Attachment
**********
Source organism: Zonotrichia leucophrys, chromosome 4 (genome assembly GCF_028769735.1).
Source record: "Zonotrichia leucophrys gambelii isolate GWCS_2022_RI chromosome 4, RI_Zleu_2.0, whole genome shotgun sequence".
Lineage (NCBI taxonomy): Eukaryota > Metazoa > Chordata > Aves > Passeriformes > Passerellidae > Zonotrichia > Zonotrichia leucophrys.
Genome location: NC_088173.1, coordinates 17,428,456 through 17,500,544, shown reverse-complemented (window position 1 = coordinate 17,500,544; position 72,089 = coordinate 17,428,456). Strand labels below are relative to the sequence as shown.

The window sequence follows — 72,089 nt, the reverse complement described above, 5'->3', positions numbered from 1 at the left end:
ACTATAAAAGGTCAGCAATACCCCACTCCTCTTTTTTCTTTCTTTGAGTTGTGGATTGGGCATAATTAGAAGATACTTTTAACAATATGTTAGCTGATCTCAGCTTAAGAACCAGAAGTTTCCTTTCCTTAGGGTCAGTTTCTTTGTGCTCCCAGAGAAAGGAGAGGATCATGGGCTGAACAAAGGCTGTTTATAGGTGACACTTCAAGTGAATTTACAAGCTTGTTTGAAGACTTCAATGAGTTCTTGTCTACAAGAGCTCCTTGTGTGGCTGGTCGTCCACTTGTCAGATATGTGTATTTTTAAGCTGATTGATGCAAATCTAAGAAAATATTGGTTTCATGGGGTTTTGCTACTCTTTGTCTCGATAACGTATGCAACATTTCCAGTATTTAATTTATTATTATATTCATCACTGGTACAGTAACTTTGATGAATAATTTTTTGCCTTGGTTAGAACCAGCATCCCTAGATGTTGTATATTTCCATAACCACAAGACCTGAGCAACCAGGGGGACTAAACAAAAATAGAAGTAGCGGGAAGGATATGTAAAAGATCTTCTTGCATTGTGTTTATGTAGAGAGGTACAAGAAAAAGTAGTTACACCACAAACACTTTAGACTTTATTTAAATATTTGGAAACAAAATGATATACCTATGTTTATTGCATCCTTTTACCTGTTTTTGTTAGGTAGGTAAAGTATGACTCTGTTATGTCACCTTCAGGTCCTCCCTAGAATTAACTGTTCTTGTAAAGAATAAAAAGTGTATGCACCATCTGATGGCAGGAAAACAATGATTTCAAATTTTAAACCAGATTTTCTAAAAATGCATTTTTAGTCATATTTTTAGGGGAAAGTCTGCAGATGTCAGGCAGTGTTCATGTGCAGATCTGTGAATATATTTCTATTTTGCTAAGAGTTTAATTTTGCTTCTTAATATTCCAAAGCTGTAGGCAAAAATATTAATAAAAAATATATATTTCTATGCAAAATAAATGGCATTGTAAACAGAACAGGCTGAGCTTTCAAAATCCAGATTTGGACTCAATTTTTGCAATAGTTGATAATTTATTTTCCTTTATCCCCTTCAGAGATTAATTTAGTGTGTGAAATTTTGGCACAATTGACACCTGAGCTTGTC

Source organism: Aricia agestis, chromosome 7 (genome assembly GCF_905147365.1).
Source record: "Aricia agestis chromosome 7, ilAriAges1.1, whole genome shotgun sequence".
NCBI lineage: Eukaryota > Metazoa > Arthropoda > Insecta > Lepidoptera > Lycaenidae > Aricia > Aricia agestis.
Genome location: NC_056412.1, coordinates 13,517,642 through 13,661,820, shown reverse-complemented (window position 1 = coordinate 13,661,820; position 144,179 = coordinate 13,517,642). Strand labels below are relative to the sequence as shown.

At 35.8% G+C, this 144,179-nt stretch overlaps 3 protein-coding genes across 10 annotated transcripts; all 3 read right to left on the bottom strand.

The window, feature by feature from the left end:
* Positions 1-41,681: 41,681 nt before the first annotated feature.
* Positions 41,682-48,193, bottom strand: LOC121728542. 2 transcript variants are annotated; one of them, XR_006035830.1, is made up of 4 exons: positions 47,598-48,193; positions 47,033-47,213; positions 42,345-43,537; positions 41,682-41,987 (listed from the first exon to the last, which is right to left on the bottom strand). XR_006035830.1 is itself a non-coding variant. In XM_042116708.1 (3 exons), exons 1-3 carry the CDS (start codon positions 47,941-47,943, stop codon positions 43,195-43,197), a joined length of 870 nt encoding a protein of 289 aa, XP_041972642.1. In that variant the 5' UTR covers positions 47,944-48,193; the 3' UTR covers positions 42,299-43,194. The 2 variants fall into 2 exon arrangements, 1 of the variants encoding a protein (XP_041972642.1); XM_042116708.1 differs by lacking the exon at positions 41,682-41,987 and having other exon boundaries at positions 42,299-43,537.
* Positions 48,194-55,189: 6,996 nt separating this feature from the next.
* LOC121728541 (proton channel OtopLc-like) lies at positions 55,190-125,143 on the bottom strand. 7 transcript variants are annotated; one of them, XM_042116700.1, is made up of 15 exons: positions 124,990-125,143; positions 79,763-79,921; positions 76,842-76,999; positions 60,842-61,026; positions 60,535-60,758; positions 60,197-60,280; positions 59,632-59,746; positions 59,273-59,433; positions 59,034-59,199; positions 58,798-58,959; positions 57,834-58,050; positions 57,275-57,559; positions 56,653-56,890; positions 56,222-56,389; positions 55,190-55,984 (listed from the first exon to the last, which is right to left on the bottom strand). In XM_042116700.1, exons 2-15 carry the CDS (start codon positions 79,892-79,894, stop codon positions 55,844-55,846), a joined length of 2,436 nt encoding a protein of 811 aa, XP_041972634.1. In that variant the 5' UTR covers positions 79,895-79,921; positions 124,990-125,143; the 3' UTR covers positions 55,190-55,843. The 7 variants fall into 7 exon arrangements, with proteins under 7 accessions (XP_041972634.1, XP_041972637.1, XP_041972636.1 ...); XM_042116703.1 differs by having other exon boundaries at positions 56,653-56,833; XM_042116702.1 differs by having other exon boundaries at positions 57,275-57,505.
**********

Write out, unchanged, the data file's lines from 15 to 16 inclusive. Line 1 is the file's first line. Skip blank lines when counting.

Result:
* Positions 48,194-55,189: 6,996 nt separating this feature from the next.
* LOC121728541 (proton channel OtopLc-like) lies at positions 55,190-125,143 on the bottom strand. 7 transcript variants are annotated; one of them, XM_042116700.1, is made up of 15 exons: positions 124,990-125,143; positions 79,763-79,921; positions 76,842-76,999; positions 60,842-61,026; positions 60,535-60,758; positions 60,197-60,280; positions 59,632-59,746; positions 59,273-59,433; positions 59,034-59,199; positions 58,798-58,959; positions 57,834-58,050; positions 57,275-57,559; positions 56,653-56,890; positions 56,222-56,389; positions 55,190-55,984 (listed from the first exon to the last, which is right to left on the bottom strand). In XM_042116700.1, exons 2-15 carry the CDS (start codon positions 79,892-79,894, stop codon positions 55,844-55,846), a joined length of 2,436 nt encoding a protein of 811 aa, XP_041972634.1. In that variant the 5' UTR covers positions 79,895-79,921; positions 124,990-125,143; the 3' UTR covers positions 55,190-55,843. The 7 variants fall into 7 exon arrangements, with proteins under 7 accessions (XP_041972634.1, XP_041972637.1, XP_041972636.1 ...); XM_042116703.1 differs by having other exon boundaries at positions 56,653-56,833; XM_042116702.1 differs by having other exon boundaries at positions 57,275-57,505.